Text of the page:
An Explanation of Things
Here we are behind 23D (Escondido Village Graduate Student Housing at Stanford) with my Dad, Verne Gibson, His mom, Myrtle Gibson, me, four kids and our campus transportation, a former mail bike. Stanford was a wonderful place. Our twelve year stay provided us seven meaningful degrees and four even more meaningful children. You might say it fed our passions. John was out of this picture although he was ‘in’ the picture for a total of thirty-three years.
Michael, Nell, Peter Hans and Robert in more recent times. They turned out fine, thank you.
Ace Comb Box, 1995
Combs used to be sold from display cases like this. In my hometown, Marblehead, MA, there was an Ace Comb Box on the counter of Ladeedah’s, the unlikely named general store at the other end of our Street. Ace Combs were used by Twentieth Century Americans including James Dean and Elvis Presley. I found this box at a 1975 auction in Northern NY. I knew I needed it, but had no idea why. Its emptiness was annoying. New plastic combs never quite fit in the cutouts. Making patterns and then clay combs solved two problems; I was no longer annoyed and I knew why we needed to have this thing. We were fooling around with pit firing at camp and fired them in it. Pit firing is a primitive process that leaves the final product smaller, soft, breakable and misshapen. Perfect. It’s kind of like life. They were quite fragile and colored with smudgy stove black (which rubs off). Screwing them into their spaces behind the protective glass solved the smudge problem. The irony of the motto, “Keep that clean and well-groomed look” still delights me. This piece is not great art because anyone can find an Ace Comb Boxes on E-Bay and make one too. In fact there is nothing in this show that would be hard for anyone to make – if they want to. That may have something to do with the art of it. I can explain the process, but verbal explanations of art are not possible because art is a non-verbal language. We can talk about art, but not say it.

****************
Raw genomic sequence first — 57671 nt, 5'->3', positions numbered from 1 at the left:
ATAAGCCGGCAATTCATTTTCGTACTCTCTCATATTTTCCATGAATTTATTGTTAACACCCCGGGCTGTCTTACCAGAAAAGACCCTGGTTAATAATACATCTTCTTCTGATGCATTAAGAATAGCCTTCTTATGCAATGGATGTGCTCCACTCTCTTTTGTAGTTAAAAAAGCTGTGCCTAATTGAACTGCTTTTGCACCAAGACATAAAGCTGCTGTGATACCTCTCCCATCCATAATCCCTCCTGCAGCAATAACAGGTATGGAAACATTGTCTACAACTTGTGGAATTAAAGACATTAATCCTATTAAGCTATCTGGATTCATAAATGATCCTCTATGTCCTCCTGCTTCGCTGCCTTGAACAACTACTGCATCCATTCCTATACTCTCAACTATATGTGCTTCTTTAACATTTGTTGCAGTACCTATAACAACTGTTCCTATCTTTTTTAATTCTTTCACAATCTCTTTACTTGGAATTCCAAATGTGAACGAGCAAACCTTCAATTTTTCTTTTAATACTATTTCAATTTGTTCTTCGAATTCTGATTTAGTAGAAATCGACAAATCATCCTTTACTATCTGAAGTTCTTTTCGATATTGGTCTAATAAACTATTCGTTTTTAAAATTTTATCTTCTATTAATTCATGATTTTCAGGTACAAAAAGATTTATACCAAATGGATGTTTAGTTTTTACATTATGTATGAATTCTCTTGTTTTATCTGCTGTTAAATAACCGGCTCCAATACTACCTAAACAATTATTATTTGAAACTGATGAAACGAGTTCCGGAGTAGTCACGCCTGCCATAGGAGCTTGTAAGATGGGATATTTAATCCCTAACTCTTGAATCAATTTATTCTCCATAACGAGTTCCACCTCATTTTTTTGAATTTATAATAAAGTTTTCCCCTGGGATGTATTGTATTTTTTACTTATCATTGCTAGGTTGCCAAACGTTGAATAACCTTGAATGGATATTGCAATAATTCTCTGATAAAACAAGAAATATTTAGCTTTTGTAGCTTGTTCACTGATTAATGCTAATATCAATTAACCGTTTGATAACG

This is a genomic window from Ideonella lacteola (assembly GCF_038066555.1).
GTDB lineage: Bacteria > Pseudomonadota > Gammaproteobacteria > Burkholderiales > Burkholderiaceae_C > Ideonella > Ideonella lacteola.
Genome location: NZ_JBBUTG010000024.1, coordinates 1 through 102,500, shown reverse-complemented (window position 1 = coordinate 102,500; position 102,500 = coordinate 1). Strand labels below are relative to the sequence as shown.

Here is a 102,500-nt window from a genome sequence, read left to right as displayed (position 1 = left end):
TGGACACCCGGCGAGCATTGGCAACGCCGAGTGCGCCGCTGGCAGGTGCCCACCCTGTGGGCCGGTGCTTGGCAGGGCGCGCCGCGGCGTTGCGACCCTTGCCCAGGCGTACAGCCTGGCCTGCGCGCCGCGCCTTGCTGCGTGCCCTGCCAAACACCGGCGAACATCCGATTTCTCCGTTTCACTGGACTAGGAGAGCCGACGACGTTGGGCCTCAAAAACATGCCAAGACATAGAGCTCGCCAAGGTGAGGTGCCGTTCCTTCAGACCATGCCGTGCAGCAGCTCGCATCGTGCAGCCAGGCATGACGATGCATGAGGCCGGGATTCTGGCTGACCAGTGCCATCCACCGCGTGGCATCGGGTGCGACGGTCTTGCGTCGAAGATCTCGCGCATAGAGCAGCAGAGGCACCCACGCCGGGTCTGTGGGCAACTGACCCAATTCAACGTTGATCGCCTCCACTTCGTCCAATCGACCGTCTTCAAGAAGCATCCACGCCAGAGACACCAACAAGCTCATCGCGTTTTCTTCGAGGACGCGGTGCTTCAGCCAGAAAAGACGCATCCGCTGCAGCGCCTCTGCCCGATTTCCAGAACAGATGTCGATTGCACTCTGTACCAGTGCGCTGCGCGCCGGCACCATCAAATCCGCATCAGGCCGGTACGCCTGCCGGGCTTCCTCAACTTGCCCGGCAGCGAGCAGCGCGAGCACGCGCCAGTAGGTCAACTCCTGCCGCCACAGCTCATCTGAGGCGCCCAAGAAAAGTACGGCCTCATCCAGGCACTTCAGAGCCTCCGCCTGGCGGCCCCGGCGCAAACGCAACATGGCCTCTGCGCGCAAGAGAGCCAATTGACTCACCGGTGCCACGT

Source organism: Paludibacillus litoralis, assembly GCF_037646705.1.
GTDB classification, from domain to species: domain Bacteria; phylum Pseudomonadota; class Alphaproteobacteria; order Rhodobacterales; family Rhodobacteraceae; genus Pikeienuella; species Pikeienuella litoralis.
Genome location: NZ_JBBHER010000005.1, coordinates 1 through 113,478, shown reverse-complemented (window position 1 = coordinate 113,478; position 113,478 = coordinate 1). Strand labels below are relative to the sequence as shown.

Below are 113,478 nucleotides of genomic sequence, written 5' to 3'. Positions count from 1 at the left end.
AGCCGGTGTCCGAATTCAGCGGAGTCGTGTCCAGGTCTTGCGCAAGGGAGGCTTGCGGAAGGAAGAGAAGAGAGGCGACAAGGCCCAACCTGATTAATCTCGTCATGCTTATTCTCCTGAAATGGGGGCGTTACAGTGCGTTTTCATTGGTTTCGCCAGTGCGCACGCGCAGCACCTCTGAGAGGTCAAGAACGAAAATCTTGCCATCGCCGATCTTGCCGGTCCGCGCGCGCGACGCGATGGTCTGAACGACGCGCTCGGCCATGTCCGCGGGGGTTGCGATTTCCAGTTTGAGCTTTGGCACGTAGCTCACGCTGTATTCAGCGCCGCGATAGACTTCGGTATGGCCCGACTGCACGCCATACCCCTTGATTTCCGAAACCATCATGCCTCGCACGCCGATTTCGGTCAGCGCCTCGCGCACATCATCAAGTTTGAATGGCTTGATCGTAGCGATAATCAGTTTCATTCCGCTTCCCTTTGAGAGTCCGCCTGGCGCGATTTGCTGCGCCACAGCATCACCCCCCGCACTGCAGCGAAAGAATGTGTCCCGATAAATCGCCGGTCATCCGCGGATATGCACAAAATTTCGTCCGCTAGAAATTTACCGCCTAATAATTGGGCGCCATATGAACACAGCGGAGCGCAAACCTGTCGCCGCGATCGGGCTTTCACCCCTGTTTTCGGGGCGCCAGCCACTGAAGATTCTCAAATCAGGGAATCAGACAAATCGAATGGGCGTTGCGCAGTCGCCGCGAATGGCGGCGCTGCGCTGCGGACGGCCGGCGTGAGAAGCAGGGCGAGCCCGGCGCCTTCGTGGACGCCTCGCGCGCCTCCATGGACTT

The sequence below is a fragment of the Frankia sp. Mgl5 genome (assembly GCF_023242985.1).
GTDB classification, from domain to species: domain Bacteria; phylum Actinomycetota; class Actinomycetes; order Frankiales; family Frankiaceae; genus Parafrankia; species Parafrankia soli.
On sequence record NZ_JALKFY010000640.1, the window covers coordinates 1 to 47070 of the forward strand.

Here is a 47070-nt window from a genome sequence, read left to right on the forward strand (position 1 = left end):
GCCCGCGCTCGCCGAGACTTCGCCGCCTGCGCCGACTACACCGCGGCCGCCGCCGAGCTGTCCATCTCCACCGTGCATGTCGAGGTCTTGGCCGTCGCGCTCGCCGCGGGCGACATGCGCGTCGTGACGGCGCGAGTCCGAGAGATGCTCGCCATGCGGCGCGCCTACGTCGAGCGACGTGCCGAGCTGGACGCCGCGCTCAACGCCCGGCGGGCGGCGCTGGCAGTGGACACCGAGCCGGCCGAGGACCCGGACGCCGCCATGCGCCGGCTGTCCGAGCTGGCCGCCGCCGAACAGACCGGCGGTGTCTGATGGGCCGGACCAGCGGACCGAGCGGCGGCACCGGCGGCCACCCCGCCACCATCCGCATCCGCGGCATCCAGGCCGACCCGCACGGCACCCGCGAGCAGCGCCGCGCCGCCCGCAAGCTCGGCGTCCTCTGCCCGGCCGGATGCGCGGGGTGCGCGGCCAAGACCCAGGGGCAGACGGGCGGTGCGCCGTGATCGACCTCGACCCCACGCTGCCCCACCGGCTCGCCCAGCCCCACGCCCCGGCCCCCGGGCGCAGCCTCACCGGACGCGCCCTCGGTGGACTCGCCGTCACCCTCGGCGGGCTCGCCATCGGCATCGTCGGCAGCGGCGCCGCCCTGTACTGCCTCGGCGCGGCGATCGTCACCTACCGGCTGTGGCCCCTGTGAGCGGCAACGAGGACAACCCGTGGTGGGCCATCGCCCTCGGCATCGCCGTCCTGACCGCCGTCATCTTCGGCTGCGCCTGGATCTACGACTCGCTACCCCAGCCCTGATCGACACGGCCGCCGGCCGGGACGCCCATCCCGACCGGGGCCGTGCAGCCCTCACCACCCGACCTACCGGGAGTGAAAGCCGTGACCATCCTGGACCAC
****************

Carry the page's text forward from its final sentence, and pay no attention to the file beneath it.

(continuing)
Fish and Chips, 2012